The US government seemingly has a penchant for being unable to keep its own data safe, so why should the American people trust it with a backdoor into yours? (emphasis added)

The U.S. intelligence apparatus still wants a key to your private data. Specifically, it wants “backdoor,” or “exceptional,” access to encrypted data when a court order is obtained for it. Last week, the nation’s intelligence heads—FBI Director James Comey, CIA Director John Brennan, Director of National Intelligence James Clapper, National Security Agency Director Michael Rogers, and Defense Intelligence Agency Director Vincent Stewart—went before the House Intelligence Committee to lay out the threats and make their asks. After raising the specter of crippling large-scale cyberattacks, Clapper said the more pressing concern was persistent, ongoing small attacks, or as Foreign Policy put it, “Get Ready for Everything to Be Hacked All the Time.” To fight these attacks, Clapper wants streamlined access to the private accounts of Americans—an idea that is unnecessary at best and counterproductive at worst. And the intelligence leaders’ bad ideas didn’t end there

While the increasing regularity of both computing and security breaches makes Clapper’s concerns very real, the approach the intelligence agencies want to take is sorely inadequate. While they spent a long time discussing deterrence and surveillance, Clapper et al. practically ignored the most crucial and central aspect of fighting cyberattacks: security. In light of the recent, catastrophic Office of Personnel Management data breach, which compromised the sensitive personal data of more than 20 million people, Clapper’s sense of priorities, as evidenced by his refusal to call the OPM breach an “attack,” is clearly warped. (“There was no destruction of data or manipulation of data,” he said. “It was simply stolen.”) If sensitive information is a house, then the government wants surveillance cameras everywhere and stiff sentences for thieves, yet can’t be bothered to lock the door.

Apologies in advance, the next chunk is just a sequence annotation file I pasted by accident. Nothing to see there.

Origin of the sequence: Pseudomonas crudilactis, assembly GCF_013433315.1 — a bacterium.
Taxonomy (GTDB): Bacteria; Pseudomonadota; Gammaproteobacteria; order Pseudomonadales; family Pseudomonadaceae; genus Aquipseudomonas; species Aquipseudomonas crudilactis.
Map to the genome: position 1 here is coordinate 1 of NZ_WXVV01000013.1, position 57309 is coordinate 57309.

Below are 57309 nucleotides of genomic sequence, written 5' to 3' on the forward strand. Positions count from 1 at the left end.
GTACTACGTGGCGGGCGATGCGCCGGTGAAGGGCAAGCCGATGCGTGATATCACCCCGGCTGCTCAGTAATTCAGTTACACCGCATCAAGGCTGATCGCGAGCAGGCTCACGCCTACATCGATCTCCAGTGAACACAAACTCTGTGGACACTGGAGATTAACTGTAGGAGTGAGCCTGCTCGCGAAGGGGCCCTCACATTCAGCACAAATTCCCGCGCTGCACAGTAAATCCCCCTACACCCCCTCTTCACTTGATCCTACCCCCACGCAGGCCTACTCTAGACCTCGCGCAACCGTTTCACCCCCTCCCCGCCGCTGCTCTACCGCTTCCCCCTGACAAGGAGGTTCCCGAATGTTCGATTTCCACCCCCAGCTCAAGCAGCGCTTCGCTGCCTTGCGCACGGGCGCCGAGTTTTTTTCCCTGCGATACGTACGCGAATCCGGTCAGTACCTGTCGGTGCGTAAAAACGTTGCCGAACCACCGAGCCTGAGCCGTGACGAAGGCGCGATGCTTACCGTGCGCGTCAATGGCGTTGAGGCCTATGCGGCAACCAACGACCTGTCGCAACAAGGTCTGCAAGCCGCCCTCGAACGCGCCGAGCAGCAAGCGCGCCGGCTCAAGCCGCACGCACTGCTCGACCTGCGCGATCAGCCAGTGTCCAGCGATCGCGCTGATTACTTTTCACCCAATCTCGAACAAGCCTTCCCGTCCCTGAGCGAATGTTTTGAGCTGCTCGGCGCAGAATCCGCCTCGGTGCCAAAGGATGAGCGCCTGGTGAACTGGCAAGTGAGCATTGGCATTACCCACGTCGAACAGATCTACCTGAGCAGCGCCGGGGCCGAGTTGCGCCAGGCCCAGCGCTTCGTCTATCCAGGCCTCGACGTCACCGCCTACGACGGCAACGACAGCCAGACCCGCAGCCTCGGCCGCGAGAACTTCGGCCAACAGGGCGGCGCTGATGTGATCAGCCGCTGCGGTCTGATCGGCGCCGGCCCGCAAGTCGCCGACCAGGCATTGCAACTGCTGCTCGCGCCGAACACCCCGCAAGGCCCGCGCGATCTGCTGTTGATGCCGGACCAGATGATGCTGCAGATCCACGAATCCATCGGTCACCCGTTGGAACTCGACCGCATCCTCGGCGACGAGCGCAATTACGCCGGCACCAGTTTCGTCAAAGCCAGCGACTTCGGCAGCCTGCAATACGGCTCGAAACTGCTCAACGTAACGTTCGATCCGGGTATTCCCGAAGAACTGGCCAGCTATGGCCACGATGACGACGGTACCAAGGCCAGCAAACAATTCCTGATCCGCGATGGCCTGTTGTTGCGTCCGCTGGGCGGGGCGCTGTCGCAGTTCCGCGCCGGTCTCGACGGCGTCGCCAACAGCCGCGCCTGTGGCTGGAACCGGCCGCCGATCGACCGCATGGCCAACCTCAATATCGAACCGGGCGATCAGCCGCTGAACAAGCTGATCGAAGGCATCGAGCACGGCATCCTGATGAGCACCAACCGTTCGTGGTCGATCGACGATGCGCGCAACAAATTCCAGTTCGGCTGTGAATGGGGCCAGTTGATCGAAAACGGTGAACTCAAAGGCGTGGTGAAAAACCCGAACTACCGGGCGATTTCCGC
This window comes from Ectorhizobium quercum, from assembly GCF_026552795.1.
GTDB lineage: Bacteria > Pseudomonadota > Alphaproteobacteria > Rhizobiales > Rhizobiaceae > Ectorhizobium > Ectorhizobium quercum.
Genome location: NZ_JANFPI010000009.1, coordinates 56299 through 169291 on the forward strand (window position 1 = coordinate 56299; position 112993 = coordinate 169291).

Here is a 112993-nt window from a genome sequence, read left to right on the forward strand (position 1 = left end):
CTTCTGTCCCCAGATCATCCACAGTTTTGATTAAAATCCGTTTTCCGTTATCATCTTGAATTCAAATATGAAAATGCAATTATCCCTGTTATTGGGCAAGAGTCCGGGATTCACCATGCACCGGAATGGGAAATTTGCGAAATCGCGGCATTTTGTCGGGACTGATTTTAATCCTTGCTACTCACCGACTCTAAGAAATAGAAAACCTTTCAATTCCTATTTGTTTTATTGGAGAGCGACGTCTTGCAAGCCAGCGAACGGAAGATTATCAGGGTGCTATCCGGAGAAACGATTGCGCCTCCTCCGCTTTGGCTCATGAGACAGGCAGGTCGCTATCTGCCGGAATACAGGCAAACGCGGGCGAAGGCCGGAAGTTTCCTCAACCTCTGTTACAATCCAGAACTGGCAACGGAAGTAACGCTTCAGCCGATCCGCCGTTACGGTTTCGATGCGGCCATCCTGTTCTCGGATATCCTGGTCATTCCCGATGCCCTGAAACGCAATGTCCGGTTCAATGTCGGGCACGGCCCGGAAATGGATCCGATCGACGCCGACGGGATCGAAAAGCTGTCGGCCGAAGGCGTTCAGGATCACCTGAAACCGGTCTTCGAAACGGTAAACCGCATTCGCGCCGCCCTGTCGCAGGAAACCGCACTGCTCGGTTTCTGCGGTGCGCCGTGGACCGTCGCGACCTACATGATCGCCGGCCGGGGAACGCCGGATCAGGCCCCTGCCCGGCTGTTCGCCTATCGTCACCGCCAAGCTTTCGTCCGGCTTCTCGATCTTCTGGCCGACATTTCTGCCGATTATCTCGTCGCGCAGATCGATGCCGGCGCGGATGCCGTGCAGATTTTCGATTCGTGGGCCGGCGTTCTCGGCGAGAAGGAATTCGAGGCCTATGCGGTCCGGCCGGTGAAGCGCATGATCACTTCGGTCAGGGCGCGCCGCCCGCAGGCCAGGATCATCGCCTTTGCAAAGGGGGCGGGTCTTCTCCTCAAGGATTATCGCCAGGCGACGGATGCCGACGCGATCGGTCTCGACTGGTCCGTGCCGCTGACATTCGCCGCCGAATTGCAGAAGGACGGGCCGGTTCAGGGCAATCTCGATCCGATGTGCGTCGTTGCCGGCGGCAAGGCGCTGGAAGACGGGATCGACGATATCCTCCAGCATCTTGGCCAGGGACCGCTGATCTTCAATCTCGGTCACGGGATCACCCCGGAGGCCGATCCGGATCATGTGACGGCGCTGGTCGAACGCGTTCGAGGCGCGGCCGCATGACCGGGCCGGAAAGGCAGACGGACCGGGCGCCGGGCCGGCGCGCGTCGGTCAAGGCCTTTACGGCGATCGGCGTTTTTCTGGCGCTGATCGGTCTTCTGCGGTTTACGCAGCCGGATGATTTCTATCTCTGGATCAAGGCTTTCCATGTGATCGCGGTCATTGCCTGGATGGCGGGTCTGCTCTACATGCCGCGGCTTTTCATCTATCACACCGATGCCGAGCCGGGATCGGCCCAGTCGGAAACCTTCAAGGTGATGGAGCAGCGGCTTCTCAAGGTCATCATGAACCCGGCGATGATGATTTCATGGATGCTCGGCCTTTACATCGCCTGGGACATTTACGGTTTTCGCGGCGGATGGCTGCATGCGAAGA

Instead, Clapper and Comey stressed the need for greater deterrence of cyberattacks: not securing systems, but creating incentives against hacking. Regarding the OPM breach, Clapper said, “Until such time as we do create both the substance and the mindset of deterrence, this sort of thing is going to continue.” There are two things wrong with this statement. First, it’s not easy to attribute these attacks to their perpetrators. Even if the U.S. government is convinced that the OPM attacks originated from China, it likely hasn’t figured out whether they were state-sponsored. The government’s attribution of last year’s Sony Pictures hack to North Korea remains dubious and inconclusive, as I pointed out shortly before everyone forgot about it. In the absence of reliable attribution, deterrence is impossible, because the actor will always have plausible deniability.